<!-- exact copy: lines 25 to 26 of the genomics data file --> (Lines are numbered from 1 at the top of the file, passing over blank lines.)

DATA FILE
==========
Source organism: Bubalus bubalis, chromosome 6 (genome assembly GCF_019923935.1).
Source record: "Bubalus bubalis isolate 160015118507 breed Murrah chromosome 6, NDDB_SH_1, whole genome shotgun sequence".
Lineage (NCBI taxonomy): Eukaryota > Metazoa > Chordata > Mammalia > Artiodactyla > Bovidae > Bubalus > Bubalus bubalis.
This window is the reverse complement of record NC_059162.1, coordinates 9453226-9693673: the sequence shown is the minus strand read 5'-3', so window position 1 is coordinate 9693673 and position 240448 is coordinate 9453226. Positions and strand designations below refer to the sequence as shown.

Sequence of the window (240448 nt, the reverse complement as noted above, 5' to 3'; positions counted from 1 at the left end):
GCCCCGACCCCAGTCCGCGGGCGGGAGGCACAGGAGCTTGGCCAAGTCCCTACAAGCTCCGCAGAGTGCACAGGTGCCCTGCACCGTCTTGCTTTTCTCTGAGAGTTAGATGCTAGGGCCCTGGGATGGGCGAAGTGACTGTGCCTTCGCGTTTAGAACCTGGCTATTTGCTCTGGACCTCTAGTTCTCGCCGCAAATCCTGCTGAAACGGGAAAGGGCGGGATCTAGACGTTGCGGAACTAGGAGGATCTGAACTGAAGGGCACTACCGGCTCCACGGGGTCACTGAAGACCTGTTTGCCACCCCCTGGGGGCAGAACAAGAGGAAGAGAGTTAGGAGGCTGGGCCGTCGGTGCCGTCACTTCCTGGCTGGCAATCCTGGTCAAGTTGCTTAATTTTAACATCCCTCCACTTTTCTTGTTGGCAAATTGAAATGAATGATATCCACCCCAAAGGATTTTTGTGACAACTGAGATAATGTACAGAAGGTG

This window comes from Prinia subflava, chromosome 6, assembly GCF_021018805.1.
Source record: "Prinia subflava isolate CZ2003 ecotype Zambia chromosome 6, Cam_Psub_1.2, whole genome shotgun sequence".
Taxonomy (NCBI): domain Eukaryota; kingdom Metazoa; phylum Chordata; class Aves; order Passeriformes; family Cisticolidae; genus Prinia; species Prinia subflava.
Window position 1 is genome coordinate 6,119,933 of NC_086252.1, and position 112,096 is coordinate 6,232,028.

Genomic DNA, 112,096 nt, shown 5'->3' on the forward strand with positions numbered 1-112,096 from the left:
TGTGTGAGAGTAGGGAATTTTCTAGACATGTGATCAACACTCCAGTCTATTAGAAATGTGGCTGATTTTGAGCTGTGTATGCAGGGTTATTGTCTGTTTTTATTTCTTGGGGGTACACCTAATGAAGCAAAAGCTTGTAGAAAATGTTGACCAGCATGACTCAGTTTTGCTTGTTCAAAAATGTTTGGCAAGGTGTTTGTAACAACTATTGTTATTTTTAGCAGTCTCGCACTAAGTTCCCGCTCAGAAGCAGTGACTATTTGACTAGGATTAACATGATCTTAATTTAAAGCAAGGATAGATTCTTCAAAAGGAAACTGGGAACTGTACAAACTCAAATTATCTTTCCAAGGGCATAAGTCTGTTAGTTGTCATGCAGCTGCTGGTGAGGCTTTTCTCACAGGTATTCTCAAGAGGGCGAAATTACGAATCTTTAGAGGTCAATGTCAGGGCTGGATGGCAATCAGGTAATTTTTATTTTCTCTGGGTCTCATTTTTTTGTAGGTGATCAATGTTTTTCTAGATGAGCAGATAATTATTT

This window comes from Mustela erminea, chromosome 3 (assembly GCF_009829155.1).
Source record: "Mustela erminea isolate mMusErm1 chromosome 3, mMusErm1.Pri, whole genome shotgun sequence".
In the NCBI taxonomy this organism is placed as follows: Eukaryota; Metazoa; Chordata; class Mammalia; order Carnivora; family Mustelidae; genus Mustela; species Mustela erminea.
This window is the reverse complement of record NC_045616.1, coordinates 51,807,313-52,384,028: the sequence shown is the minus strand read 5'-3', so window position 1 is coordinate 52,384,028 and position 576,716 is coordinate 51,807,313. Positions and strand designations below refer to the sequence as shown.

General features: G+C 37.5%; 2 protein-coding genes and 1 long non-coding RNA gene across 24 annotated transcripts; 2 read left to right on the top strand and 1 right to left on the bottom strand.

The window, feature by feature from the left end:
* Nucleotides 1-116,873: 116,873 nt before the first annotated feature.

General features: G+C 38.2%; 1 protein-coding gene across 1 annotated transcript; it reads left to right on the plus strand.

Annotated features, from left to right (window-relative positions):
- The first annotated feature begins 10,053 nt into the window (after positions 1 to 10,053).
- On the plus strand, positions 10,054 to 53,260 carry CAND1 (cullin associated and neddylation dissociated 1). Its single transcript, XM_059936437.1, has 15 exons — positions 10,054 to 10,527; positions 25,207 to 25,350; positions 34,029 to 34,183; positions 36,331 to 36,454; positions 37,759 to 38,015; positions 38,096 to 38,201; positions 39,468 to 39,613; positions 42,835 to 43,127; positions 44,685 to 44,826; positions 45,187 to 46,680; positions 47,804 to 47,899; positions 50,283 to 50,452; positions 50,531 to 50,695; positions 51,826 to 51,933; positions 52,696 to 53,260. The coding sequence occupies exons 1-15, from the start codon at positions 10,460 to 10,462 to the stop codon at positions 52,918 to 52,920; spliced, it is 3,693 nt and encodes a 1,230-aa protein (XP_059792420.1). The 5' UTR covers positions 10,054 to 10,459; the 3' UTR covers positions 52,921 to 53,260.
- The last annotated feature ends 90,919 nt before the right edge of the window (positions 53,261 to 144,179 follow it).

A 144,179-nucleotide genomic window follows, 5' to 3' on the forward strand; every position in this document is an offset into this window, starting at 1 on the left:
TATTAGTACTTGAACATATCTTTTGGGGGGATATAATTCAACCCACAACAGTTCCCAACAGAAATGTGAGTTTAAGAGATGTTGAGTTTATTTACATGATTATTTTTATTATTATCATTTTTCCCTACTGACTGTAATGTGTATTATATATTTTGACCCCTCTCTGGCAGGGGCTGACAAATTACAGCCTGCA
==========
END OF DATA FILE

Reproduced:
A 144,179-nucleotide genomic window follows, 5' to 3' on the forward strand; every position in this document is an offset into this window, starting at 1 on the left:
TATTAGTACTTGAACATATCTTTTGGGGGGATATAATTCAACCCACAACAGTTCCCAACAGAAATGTGAGTTTAAGAGATGTTGAGTTTATTTACATGATTATTTTTATTATTATCATTTTTCCCTACTGACTGTAATGTGTATTATATATTTTGACCCCTCTCTGGCAGGGGCTGACAAATTACAGCCTGCA